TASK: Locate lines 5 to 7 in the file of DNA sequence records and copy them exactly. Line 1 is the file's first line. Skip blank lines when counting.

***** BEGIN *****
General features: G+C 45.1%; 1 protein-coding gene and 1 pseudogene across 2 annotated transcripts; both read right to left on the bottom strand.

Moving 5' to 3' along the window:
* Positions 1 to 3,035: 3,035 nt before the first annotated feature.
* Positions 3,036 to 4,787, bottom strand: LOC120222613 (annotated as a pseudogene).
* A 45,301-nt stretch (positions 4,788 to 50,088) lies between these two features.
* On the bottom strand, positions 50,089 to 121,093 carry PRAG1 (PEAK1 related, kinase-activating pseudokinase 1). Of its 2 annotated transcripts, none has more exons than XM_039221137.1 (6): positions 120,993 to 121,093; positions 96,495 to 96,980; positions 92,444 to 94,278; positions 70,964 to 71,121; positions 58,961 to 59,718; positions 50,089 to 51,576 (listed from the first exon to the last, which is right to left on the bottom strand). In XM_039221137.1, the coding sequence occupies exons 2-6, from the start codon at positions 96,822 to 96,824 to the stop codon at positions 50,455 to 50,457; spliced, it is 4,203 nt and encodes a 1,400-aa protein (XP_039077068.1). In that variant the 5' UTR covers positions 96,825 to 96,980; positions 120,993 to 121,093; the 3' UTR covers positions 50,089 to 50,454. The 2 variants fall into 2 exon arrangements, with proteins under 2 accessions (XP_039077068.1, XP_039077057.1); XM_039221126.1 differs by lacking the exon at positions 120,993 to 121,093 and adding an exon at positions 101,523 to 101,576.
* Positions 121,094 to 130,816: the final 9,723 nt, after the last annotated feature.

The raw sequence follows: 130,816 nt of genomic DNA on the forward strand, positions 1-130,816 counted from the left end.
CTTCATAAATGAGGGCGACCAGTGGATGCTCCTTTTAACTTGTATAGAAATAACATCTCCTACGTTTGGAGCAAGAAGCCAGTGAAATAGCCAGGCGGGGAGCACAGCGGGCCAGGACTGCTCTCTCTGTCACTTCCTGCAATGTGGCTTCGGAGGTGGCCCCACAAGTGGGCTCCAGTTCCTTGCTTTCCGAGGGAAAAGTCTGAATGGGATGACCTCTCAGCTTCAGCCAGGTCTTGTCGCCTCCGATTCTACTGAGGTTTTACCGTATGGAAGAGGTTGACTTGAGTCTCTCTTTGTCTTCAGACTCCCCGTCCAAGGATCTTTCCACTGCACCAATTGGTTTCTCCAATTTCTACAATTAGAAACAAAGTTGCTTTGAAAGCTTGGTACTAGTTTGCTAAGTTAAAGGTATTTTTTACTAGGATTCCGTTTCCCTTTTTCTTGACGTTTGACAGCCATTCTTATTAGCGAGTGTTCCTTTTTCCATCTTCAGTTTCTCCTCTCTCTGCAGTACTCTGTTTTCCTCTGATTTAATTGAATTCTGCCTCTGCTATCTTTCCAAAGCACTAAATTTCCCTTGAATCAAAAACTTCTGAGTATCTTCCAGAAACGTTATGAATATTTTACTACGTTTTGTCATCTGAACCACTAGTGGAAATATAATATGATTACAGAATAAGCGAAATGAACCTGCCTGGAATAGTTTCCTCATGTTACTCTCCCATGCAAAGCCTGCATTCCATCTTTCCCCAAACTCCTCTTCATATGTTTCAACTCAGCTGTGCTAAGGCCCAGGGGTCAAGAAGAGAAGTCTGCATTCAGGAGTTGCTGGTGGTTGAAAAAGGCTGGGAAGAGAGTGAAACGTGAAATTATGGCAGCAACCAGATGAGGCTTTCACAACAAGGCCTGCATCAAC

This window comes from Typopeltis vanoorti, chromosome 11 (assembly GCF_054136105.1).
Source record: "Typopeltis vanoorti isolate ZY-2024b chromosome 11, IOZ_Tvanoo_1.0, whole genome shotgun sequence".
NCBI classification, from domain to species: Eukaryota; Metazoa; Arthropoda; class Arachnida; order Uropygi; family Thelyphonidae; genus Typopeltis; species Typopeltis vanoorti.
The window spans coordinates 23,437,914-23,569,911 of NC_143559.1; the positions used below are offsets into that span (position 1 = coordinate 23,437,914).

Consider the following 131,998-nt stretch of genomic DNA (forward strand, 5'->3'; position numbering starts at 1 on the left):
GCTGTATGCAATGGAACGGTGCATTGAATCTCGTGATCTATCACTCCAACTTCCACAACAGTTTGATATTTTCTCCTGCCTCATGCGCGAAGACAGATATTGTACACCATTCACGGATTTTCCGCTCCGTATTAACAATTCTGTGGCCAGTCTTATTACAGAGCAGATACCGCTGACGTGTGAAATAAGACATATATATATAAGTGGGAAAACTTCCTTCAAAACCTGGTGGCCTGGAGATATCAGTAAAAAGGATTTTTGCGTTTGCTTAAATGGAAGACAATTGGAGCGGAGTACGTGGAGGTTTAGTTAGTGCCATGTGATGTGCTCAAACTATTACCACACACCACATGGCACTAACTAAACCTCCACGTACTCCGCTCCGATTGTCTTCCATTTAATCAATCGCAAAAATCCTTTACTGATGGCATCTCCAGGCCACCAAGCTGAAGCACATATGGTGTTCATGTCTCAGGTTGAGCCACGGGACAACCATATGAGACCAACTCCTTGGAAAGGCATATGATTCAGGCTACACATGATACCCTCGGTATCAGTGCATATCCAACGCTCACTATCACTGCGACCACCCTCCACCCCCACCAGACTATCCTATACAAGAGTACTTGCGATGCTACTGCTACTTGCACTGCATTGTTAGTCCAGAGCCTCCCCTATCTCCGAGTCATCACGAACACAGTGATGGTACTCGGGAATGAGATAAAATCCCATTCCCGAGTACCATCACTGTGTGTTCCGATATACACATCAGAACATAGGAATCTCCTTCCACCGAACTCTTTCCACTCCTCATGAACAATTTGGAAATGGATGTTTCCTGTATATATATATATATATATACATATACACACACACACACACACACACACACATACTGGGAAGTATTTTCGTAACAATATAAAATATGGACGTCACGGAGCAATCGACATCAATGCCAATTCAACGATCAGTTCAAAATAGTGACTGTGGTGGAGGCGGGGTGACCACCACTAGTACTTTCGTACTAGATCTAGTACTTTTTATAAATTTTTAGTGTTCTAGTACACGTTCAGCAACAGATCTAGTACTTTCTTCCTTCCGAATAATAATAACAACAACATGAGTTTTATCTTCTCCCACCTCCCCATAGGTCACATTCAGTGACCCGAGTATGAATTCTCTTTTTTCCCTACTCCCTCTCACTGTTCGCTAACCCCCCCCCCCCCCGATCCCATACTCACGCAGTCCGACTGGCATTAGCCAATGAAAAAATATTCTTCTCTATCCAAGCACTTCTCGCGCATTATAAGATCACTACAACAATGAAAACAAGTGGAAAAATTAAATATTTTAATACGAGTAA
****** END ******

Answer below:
* A 45,301-nt stretch (positions 4,788 to 50,088) lies between these two features.
* On the bottom strand, positions 50,089 to 121,093 carry PRAG1 (PEAK1 related, kinase-activating pseudokinase 1). Of its 2 annotated transcripts, none has more exons than XM_039221137.1 (6): positions 120,993 to 121,093; positions 96,495 to 96,980; positions 92,444 to 94,278; positions 70,964 to 71,121; positions 58,961 to 59,718; positions 50,089 to 51,576 (listed from the first exon to the last, which is right to left on the bottom strand). In XM_039221137.1, the coding sequence occupies exons 2-6, from the start codon at positions 96,822 to 96,824 to the stop codon at positions 50,455 to 50,457; spliced, it is 4,203 nt and encodes a 1,400-aa protein (XP_039077068.1). In that variant the 5' UTR covers positions 96,825 to 96,980; positions 120,993 to 121,093; the 3' UTR covers positions 50,089 to 50,454. The 2 variants fall into 2 exon arrangements, with proteins under 2 accessions (XP_039077068.1, XP_039077057.1); XM_039221126.1 differs by lacking the exon at positions 120,993 to 121,093 and adding an exon at positions 101,523 to 101,576.
* Positions 121,094 to 130,816: the final 9,723 nt, after the last annotated feature.